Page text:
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Trial uncovers protective effect for multinutrient supplementation against cancer

Trial uncovers protective effect for multinutrient supplement against cancer

Tuesday, October 23, 2012. The Journal of the American Medical Association published an article on October 17 that reports a reduction in the risk of cancer among male physicians who consumed multinutrient supplements.

The trial included 14,641 men aged 50 or older upon enrollment in the Physician's Health Study II (PHS II). One thousand three hundred twelve men reported a history of cancer at the beginning of the study. Participants received a daily multivitamin or a placebo over a period of 10.7 to 13.3 years, during which 2,669 cases of cancer (excluding nonmelanoma skin cancers) occurred.

Among those who received the multinutrient supplement, the risk of developing any cancer was 8 percent lower than those who received a placebo. While multinutrient supplementation had no effect on the risk of prostate cancer (which comprised approximately one half of the cancers that occurred), total epithelial cell cancers were reduced by 8 percent. The protective effect of supplementation did not differ significantly between those with or without a history of the disease.

"We are unaware of other long-term clinical trials testing a common multivitamin in the prevention of cancer and chronic disease," lead author J. Michael Gaziano, MD, MPH and his associates announce.

"The reduction in total cancer risk in PHS II argues that the broader combination of low-dose vitamins and minerals contained in the PHS II multivitamin, rather than an emphasis on previously tested high-dose vitamins and mineral trials, may be paramount for cancer prevention," they write. "The role of a food-focused cancer prevention strategy such as targeted fruit and vegetable intake remains promising but unproven given the inconsistent epidemiologic evidence and lack of definitive trial data."

"Although the main reason to take multivitamins is to prevent nutritional deficiency, these data provide support for the potential use of multivitamin supplements in the prevention of cancer in middle-aged and older men," they conclude.

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What's Hot Highlight

Greater intake of EPA, DHA linked with lower endometrial cancer risk

What's Hot

An article published online on August 22, 2012 in the European Journal of Nutrition reports a protective effect for the omega-3 fatty acids eicosapentaenoic acid (EPA) and docosahexaenoic acid (DHA) against the risk of endometrial cancer. Endometrial cancer (cancer of the uterus) is the fourth most common cancer in U.S. women, and has been linked to obesity, hormone replacement and other factors.

Yale researchers matched 688 women diagnosed with endometrial cancer with 674 control subjects who did not have the disease. Dietary questionnaire responses were analyzed for the intake of fish, fish oil, omega-6 fatty acids, total omega-3 fatty acids, and individual omega-3 fatty acids including linolenic acid, EPA, DHA and docosapentaenoic acid.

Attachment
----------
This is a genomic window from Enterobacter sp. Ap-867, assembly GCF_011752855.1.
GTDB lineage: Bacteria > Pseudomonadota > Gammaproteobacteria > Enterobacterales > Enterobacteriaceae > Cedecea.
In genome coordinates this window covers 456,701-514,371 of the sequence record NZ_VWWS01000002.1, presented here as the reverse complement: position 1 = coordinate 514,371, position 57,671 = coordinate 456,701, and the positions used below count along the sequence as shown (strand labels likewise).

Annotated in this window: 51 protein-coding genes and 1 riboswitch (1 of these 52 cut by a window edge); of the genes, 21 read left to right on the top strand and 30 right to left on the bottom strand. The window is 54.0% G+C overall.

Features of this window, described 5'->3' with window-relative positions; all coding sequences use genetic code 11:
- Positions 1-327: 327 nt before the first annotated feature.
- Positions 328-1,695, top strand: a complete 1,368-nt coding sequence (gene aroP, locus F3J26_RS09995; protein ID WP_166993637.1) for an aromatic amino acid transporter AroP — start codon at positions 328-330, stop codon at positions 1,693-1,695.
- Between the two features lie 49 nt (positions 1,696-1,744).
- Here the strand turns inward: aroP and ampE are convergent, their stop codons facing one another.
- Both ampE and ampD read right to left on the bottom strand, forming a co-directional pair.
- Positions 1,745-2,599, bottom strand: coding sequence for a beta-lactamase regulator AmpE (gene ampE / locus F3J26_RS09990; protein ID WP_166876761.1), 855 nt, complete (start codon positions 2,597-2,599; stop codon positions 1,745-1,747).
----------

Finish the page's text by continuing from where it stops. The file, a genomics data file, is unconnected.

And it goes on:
While total omega-3 fatty acid consumption was not found to be associated with the risk of endometrial cancer, women whose intake of EPA was among the top 25 percent of participants had a 43 percent lower risk of endometrial cancer compared with those whose intake was among the lowest fourth. For DHA, subjects whose intake was highest had a 36 percent lower risk of the disease compared with the lowest 25 percent. Although total fish intake did not appear to be protective against endometrial cancer, women who reported using fish oil supplements within one to five years prior to receiving their diagnosis or being interviewed for the study had a 37 percent lower risk compared to those who did not use the supplements.

"Our study suggests an inverse association between long-chain dietary omega-3 fatty acids EPA and DHA and fish oil supplement use with risk of endometrial cancer," the authors conclude. "Future studies should further explore associations with intake of specific fatty acids, food sources, and blood and tissue biomarkers to understand better the associations between these fatty acids and endometrial cancer risk."

How you can live healthier longer

How you can live healthier longer

Information is power … especially when it comes to your personal health. Life Extension was formed in 1980 to enable consumers to know and understand their options to live longer and better. Life Extension founders were fascinated by the fact that some individuals live a long life with few medical problems, yet most people expire prematurely. They wanted to find out what caused people to die too young. This yearning provided tremendous incentive to form a non-profit organization to educate the public about how to protect against the diseases of aging. Co-founder Bill Faloon explains it this way:

“When Saul Kent and I established the Life Extension Foundation back in 1980, our objective was to raise public awareness that pathological aging need not be an inevitable consequence of human maturation."

"Back then, few scientists believed that anything could be done to prevent the degenerative effects inflicted by aging. To counter this misconception, Saul and I pointed to then-current scientific studies showing that it was possible to prevent some age-related diseases and to slow the aging process itself. We argued that if enough funds were committed to research, therapies to retard human aging could be developed that would result in the greatest revolution in medical history."

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